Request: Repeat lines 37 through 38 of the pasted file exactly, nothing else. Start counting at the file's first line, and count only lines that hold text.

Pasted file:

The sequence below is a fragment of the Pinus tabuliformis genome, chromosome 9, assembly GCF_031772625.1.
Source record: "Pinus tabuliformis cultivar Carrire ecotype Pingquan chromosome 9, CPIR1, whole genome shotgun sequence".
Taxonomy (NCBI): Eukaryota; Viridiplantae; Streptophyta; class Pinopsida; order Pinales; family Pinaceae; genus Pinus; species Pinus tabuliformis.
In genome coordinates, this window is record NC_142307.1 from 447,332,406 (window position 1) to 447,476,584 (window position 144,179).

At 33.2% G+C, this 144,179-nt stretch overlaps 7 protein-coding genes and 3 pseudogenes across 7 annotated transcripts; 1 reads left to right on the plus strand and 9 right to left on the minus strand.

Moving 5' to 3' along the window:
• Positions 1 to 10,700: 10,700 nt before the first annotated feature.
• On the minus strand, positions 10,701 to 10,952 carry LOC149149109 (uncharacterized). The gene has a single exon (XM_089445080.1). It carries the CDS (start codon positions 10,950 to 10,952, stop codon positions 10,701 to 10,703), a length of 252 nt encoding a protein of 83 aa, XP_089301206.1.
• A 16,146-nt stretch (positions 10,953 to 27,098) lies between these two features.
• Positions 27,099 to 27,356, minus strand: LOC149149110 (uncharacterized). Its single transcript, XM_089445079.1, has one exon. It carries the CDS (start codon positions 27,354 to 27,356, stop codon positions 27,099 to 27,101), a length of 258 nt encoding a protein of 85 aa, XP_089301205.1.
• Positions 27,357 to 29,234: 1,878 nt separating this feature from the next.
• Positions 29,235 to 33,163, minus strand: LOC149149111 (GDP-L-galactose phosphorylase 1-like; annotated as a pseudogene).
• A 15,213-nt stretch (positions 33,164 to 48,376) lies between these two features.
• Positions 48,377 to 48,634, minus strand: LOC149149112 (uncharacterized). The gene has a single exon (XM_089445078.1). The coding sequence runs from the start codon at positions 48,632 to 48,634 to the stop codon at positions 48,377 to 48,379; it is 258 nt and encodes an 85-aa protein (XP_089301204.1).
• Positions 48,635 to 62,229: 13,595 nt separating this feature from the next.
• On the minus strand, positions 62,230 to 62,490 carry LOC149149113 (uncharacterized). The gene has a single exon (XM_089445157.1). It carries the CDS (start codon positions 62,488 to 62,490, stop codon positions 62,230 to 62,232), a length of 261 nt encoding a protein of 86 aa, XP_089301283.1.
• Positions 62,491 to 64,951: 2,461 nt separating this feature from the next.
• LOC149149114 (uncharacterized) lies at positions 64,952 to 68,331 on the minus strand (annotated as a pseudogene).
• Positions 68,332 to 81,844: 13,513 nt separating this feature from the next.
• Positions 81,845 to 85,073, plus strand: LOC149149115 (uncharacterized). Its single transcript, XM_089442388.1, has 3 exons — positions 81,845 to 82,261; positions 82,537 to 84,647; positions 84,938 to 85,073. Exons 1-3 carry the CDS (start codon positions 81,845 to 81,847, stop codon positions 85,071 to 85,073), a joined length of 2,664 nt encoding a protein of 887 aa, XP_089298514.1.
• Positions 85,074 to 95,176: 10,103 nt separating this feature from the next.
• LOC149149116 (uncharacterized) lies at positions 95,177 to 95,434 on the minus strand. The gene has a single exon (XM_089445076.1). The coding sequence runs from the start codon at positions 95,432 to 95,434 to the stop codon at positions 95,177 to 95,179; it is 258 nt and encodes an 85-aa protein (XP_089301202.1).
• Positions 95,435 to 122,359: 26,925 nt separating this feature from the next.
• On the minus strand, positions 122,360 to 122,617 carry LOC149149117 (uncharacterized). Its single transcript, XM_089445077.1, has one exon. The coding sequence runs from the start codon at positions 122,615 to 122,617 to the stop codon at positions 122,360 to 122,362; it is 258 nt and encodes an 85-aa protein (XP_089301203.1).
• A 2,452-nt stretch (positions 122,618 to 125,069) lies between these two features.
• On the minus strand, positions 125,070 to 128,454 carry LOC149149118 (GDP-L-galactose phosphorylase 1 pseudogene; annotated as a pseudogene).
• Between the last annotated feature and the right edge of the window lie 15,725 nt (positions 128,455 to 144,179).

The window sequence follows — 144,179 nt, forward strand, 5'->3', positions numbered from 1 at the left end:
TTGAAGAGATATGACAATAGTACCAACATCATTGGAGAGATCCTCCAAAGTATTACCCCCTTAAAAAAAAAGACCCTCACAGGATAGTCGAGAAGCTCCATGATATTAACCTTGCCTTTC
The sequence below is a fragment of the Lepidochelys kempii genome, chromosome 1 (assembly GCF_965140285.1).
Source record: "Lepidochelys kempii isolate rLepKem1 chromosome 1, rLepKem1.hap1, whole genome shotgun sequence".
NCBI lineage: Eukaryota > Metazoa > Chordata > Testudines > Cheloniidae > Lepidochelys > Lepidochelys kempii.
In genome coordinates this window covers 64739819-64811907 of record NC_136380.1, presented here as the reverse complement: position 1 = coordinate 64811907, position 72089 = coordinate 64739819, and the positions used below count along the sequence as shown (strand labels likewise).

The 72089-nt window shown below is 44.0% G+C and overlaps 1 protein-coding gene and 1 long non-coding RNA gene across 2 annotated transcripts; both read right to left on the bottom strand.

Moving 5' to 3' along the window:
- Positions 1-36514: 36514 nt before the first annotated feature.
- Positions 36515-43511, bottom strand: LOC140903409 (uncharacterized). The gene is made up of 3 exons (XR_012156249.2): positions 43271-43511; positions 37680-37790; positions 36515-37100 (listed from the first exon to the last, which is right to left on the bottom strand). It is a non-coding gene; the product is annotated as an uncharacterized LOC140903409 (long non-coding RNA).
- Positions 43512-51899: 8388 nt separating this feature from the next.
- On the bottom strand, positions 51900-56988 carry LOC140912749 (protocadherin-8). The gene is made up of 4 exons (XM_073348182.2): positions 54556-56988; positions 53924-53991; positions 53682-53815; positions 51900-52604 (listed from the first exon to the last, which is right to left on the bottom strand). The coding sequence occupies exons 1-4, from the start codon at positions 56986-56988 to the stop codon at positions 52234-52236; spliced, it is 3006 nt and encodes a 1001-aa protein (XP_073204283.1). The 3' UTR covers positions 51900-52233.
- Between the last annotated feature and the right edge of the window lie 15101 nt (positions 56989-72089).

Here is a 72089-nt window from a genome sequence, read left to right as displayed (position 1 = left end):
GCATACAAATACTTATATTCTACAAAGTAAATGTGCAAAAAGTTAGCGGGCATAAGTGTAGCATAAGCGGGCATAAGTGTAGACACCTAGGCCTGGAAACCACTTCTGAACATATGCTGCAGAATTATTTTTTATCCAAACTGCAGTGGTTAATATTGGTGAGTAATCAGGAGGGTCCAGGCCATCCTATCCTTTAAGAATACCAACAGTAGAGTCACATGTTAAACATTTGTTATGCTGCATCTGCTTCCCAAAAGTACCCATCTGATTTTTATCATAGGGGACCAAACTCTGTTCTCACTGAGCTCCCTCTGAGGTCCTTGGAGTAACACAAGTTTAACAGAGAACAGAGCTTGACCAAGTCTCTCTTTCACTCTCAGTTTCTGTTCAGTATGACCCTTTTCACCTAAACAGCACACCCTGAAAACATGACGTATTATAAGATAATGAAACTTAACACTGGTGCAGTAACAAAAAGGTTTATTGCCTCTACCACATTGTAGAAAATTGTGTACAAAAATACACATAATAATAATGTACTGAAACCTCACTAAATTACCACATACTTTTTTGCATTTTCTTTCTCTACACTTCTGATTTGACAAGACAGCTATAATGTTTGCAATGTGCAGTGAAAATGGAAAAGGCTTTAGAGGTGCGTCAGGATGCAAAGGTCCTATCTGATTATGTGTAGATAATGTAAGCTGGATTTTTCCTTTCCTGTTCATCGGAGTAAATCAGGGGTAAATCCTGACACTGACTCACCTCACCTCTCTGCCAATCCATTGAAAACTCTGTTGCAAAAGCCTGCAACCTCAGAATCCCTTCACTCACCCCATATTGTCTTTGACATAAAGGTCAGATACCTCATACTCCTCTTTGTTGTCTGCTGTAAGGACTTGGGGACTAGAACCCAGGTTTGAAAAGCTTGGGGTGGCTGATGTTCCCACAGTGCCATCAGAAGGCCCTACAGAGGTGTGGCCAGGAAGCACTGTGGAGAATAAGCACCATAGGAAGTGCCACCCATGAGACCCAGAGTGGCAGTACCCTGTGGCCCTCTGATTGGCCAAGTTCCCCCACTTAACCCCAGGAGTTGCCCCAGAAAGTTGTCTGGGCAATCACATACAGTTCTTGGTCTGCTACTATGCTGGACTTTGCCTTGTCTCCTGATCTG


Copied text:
- Positions 36515-43511, bottom strand: LOC140903409 (uncharacterized). The gene is made up of 3 exons (XR_012156249.2): positions 43271-43511; positions 37680-37790; positions 36515-37100 (listed from the first exon to the last, which is right to left on the bottom strand). It is a non-coding gene; the product is annotated as an uncharacterized LOC140903409 (long non-coding RNA).
- Positions 43512-51899: 8388 nt separating this feature from the next.